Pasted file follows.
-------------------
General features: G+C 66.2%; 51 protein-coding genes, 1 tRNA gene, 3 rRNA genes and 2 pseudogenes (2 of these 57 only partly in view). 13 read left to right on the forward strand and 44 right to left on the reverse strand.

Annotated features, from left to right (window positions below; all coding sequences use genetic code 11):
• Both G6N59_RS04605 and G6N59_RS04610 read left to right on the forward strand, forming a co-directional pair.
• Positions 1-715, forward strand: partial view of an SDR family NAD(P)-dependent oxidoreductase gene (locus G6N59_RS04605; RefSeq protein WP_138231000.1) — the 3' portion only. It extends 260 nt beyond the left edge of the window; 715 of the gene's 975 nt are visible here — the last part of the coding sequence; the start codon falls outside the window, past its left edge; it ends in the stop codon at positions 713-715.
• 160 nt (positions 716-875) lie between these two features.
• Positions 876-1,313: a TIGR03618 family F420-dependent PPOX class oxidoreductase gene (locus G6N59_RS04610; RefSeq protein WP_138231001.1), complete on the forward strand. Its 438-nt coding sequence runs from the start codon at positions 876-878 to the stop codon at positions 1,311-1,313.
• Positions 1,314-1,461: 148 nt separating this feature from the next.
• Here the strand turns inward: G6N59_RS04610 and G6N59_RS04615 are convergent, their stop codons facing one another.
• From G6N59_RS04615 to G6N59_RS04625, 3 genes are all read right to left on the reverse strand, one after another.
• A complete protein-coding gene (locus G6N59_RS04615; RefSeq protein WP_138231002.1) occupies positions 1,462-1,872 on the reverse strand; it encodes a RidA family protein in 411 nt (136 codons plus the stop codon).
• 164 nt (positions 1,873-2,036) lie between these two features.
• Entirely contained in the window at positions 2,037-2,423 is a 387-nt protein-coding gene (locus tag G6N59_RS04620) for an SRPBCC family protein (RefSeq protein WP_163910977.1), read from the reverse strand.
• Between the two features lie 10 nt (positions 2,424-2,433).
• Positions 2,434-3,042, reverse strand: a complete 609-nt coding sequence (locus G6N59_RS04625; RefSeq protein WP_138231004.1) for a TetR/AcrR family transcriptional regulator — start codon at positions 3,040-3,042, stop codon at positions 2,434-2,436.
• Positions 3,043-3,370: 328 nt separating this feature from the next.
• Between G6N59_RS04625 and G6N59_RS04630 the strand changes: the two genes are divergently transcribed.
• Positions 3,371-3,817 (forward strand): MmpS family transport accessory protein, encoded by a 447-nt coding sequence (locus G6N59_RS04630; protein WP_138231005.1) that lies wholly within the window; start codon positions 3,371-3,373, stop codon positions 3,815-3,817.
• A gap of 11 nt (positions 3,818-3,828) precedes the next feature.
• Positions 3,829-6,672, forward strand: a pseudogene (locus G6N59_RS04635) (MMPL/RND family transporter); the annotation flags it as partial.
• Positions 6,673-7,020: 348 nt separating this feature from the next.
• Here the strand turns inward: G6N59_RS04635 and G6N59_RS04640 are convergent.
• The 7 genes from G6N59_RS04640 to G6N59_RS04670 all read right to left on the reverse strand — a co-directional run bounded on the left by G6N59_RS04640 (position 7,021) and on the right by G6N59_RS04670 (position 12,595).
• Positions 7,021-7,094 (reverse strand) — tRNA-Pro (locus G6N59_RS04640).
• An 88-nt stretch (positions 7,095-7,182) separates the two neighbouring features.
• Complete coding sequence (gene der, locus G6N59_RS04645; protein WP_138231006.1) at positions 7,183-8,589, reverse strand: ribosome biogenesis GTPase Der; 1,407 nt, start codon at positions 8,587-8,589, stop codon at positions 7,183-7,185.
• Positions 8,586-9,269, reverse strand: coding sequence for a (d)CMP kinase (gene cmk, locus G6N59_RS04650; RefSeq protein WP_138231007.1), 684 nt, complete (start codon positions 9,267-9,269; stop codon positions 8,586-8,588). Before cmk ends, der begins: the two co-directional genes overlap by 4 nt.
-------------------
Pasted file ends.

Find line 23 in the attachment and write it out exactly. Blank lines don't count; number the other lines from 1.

• Positions 7,021-7,094 (reverse strand) — tRNA-Pro (locus G6N59_RS04640).